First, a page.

This is the “real” story of how any given character was born and evolved into modern times. This might be hard to believe, but our posts on character etymology are far from comprehensive. The real stories behind characters can get really complex. The first time I was introduced to actual paleography and saw pre-Qin dynasty characters, I was shocked. So shocked, that I realized that if I want to do a dictionary of Chinese characters that I absolutely cannot do so without first getting some serious training in paleography. The “real” story is most certainly not for the faint at heart. It’s full of twists and turns, and all manner of crazy phenomena that one would never conceive of just having seen modern characters. To research the full story, it takes a lot of hard work and a lot of training (I’ve been training to do our dictionary since 2006). The trick is to understand how characters actually work, use the knowledge of character evolutions that are well understood in order to research out those that aren’t, follow the evidence and not be swayed by your own personal biases.
As far as character learning, knowing the comprehensive story is probably not very helpful, unless you are already a paleographer. However, a simplified, condensed version of that story that emphasizes the important nodes of a character’s evolution, explained in everyday language can be both helpful and interesting to some people.
How etymology will be used in the upcoming Outlier Chinese character dictionary:
Each character form explanation will be split into two parts, part 1 is the minimum amount of information required to master a given character. Part 2 will be for those with an inquiring mind (a.k.a., crazy people), but can be safely ignored by everyone else. It will include a highly condensed version of the “real” story that focuses on the parts of that story that will help you better understand how that character came to be in a way that aids in learning. It will show the basic evolution of the character form and throw in other interesting tidbits, while part 1 will include things such as a breakdown of the functional components, how those components express sound and meaning, a character stroke diagram (but one encourages the learner to think in terms of components rather than just strokes), the original meaning and the basic meanings of the character in modern Chinese, as well as a list of the most common words that contain that character.
Alex asked a question in the comments section, and we’re posting the answer here because it contains images and can’t be posted in the comments.
Yeah, I totally agree about 監! It blew me away the first time I saw it, which is one of the reasons I added it to this post. And, you aren’t bothering us! We love questions and comments.
As to the etymology for 黃 huáng “yellow”:
I assume you looked it up in the Shuōwén, which gives this explanation: 黃:从田炗聲，炗古文光. My translation: 黃 (is composed) of 田 tián “field”, 炗 guāng gives the sound. 炗 is the ancient version of 光 guāng “light”.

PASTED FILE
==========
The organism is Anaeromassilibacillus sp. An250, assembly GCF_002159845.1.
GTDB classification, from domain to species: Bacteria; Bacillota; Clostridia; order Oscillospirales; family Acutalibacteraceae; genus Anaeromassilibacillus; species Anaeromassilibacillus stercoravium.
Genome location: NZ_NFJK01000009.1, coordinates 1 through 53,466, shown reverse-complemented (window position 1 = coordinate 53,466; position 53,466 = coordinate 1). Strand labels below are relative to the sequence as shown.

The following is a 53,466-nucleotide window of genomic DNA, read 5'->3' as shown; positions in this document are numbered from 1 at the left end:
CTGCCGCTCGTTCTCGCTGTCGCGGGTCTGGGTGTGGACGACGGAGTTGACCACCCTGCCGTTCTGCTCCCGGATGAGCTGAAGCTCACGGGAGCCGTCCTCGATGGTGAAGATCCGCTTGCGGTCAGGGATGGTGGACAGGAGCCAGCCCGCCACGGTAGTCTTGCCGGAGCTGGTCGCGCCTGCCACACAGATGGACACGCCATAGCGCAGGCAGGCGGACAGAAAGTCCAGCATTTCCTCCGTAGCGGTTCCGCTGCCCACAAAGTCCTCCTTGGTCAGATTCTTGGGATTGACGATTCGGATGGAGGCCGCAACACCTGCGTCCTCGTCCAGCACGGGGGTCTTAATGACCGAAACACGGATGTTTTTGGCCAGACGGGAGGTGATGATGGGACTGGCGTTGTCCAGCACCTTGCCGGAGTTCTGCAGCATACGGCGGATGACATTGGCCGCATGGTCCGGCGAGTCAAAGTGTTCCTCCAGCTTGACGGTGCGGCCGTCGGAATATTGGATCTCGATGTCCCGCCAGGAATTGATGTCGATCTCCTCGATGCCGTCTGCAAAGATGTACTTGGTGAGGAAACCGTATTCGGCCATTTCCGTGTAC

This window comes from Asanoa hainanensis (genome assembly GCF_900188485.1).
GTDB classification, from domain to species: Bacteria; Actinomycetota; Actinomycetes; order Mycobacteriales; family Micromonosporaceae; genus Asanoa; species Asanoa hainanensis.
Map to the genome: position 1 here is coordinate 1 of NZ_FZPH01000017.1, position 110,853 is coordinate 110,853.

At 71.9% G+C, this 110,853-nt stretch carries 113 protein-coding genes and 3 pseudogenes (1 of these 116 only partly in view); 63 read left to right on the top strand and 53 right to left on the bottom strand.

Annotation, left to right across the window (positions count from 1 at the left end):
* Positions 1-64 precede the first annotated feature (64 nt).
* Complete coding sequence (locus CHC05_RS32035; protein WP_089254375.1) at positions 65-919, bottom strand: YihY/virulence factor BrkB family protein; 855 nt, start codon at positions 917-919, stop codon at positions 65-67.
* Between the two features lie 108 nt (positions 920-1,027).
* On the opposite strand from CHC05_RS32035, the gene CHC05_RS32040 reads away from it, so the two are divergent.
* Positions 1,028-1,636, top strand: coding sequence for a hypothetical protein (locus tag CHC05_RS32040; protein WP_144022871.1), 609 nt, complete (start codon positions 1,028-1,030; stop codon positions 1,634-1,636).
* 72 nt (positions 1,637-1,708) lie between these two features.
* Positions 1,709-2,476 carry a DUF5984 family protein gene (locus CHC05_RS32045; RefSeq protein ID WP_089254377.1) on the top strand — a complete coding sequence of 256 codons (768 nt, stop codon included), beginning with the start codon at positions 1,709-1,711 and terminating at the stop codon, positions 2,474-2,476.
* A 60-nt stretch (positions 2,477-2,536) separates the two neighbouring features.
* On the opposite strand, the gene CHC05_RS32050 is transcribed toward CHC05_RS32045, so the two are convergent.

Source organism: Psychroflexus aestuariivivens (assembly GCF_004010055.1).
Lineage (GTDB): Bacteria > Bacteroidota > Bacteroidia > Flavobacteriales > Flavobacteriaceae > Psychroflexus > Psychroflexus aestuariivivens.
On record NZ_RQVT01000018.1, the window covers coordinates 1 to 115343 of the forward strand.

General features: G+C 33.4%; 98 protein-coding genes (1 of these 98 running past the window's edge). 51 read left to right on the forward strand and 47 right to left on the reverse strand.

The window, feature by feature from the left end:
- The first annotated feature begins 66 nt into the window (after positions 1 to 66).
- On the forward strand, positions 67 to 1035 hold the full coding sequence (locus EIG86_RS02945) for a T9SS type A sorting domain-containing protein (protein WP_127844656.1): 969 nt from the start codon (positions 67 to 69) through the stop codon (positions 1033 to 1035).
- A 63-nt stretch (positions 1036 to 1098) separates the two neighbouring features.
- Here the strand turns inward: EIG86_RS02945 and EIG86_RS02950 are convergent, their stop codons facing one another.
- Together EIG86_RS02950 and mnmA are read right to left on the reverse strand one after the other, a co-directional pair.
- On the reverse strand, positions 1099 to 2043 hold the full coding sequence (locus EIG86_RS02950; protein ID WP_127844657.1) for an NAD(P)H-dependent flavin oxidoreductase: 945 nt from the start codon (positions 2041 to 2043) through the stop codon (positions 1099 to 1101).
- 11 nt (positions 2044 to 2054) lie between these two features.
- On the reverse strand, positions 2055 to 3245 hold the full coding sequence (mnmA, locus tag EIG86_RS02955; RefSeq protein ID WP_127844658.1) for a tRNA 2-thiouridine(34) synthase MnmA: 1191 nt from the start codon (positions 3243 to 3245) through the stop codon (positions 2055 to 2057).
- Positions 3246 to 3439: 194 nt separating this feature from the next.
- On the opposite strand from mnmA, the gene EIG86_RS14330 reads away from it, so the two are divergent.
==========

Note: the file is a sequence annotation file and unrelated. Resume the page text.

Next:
The Shuōwén tends to be weakest when explaining character forms. This is because Xǔ Shèn [許慎] did not have access to a lot of materials that modern paleographers have access to. He also did not have a concept of character corruption. As we will find out, 黃 is neither related to 田 nor to 炗.
Note that the broken lines indicate forms that were probably contemporary to one another, while the arrows indicate evolution in time.
You said that it’s hard to believe that the oracle bone script form representing a guy with swollen belly is related to 炗 (光) and 田. Well, in short, they aren’t related by sound and meaning, but only through corruption or coincidence.
The thing that looks like 田 in (6b) is not related to the sound tián nor the meaning “field”. It simply looks like 田. 炗 according to Tu Chung-kao [杜忠誥] is not 光, but another character entirely (杜忠誥2002：《說文篆文訛形釋例》203頁), and it doesn’t appear in 黃!
In (6c) a 口 kǒu “mouth” has been added to the top. Chi Hsiu-sheng [季旭昇] says that this seems to indicate the person looking up at the sky and letting out a sigh (2004:下239-240). (6d) shows that the 口 has been corrupted into 廿.
In (6e), the arms have been moved down below 田. The top part in (6f) is still 口, showing that character form evolution often takes multiple simultaneous paths, and not just a single linear path. (6g) is essentially the same as the modern form. The arms and legs in (6e) and (6f) got confused with 火, which is why the Shuōwén says it’s 炗, but since both the 廿 and the 火 are products of corruption, there is obviously no etymological relationship between 廿, 火 (or 炗), and 黃. And, as mentioned already, the 田 in 黃 isn’t really tián “field” either. So what is 黃? It’s still a picture of someone with an deformed belly (possibly because of starving).
Keep the questions and comments coming!